Los Angeles Superior Court Judge Stephanie Sautner sentenced the actress Wednesday for violating the terms of her release by getting fired from a community service assignment at the Downtown Women's Center.
Nearly two weeks ago, Sautner revoked Lohan's probation after the actress failed to show up at her court-ordered community service at the shelter. Sautner said Lohan missed nine appointments at the location.
The 25-year-old "Mean Girls" star was taken into custody but was later released on $100,000 bail, pending Wednesday's hearing, at which Sautner threw down a sentence of 300 days in county jail. The sentence was stayed to 30 days.
Lohan, who must surrender by Nov. 9, was not eligible for house arrest, early release or electronic monitoring.
Sheriff's officials said Lohan may be at the jail for only a few hours. The actual length of the term will be set by the Sheriff's Department, which oversees county lockups.
"When you have 30 days for the charge that she has, she is subject to the early release that the sheriff has set up, so that means she can be booked in and be released the next day," said Sheriff's Department spokesman Steve Whitmore.
The remaining 270 days of her sentence will be stayed depending on a complex list of community service and therapy requirements set within a monthly deadline.
When she completes her jail time, Lohan is required to report to the probation office the next day and report to court Dec. 14. Then, she must complete 12 days of community service at the Los Angeles County Coroner's Office and also complete four 45-minute psychotherapy sessions by Jan. 17.
Lohan must also complete an additional 12 days at the Los Angeles County morgue by Feb. 15, and serve another 17 days at the morgue and complete six more therapy sessions by March 29.
The actress is not allowed to leave the state or the country without approval for work or holiday visits.
Lohan is also getting a new probation officer that Sautner said she has ordered to report any violations directly to the court. If Lohan fails to comply with the new sentence, Sautner said she would immediately send the starlet to jail for the remaining 270 days of her sentence.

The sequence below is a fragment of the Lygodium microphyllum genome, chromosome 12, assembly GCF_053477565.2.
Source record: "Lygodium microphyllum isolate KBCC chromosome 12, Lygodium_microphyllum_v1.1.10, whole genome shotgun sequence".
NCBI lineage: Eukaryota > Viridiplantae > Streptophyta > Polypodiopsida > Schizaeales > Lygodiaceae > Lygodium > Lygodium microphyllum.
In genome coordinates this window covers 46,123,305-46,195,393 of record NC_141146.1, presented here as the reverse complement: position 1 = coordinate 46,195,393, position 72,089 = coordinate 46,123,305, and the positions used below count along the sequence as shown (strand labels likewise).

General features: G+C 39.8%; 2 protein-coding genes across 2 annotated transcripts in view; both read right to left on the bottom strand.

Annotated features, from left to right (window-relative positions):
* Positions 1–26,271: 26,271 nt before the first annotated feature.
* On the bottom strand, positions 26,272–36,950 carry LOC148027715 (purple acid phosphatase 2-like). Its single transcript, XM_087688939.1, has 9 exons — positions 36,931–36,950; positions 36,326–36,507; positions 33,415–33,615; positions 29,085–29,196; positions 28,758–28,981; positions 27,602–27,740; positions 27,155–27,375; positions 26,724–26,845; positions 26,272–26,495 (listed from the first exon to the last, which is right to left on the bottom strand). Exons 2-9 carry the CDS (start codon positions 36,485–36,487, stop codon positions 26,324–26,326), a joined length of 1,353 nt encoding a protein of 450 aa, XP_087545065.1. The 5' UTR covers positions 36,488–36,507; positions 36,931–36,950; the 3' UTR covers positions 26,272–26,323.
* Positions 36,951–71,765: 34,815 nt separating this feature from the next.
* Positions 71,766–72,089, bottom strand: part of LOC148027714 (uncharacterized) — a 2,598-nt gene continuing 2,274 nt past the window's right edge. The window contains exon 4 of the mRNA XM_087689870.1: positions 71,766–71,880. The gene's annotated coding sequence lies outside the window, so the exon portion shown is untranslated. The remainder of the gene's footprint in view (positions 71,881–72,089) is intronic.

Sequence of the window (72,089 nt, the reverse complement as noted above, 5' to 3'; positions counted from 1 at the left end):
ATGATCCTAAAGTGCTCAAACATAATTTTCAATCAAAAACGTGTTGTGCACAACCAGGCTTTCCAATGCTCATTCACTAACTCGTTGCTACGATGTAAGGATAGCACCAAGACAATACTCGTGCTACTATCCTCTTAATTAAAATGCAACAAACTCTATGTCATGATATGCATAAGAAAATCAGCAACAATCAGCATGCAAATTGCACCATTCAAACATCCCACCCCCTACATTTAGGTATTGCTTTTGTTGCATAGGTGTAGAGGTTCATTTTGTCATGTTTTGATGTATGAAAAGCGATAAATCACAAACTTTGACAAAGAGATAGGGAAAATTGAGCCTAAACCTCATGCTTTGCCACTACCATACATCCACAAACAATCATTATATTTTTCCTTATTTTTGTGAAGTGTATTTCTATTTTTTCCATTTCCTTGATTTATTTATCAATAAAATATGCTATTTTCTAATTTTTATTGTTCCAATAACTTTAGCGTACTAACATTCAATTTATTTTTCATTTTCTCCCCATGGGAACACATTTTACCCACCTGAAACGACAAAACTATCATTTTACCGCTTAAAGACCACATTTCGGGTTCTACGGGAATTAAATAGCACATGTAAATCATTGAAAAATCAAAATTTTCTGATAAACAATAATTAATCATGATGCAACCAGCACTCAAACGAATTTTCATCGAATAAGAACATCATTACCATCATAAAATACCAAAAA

Wearing a navy blue and white polka-dotted dress, Lohan arrived at the courthouse about 10 minutes early and spoke only briefly in court, telling Sautner she understood the sentence and was OK with it.
Sautner was stern with Lohan.
"Although the Downtown Women's Center is willing to take you back, I'm not going to put them through that again," the judge said. "I looked into another group called the Good Shepherd Center for Homeless Women. They refused to take you because they said you are a bad example for the women who are trying to get their lives in order. So, the morgue is willing to keep you."
Also during Wednesday's hearing, the district attorney requested that Lohan reimburse the women's shelter for the extra security they hired for the actress, amounting to approximately $100. Sautner refused to rule on this matter but said Lohan is free to pay the amount. The actress agreed to pay the shelter.
The actress has been regularly serving at the morgue since her last court appearance, but her time has not been without controversy. On her first day of service, she showed up late and was turned away. Lohan blamed her tardiness on confusion over where to report and delays prompted by the media coverage.
In another instance, she ordered 36 cupcakes from Magnolia Bakery for staff and volunteers at the morgue, but the cupcake delivery was turned away.
This will be Lohan's fifth jail sentence since being arrested twice for drunken driving in 2007. Her probation on that case is nearly over, but her release remains supervised after Lohan in May pleaded no contest to misdemeanor theft for taking a $2,500 necklace without permission in January.
The troubled actress has spent the past four years in and out of court and spent 13 days in a Los Angeles County jail last summer for violating her probation. She has also spent eight months in substance abuse and rehabilitation programs.